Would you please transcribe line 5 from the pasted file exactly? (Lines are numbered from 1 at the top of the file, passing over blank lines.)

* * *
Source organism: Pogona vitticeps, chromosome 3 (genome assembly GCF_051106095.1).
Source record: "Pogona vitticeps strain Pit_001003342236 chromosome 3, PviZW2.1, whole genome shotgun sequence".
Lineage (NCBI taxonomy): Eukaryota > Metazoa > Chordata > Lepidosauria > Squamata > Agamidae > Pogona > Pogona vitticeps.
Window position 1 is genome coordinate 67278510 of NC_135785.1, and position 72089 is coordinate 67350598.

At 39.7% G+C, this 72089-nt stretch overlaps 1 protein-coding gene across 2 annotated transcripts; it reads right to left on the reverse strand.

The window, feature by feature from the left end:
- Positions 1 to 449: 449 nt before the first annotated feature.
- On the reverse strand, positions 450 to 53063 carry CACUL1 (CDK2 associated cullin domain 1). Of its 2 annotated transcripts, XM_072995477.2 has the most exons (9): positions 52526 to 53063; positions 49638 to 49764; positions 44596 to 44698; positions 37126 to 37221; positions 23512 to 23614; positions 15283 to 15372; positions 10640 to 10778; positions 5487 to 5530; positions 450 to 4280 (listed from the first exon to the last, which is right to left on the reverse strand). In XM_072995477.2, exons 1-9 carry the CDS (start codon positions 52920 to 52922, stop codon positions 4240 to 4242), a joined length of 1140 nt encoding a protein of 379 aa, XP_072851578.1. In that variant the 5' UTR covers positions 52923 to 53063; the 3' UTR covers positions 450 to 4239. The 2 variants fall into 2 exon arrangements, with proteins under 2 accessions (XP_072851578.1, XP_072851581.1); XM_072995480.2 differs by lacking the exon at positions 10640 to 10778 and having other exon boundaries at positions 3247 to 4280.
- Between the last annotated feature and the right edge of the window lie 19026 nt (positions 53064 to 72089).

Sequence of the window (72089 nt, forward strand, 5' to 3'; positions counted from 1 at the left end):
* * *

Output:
At 39.7% G+C, this 72089-nt stretch overlaps 1 protein-coding gene across 2 annotated transcripts; it reads right to left on the reverse strand.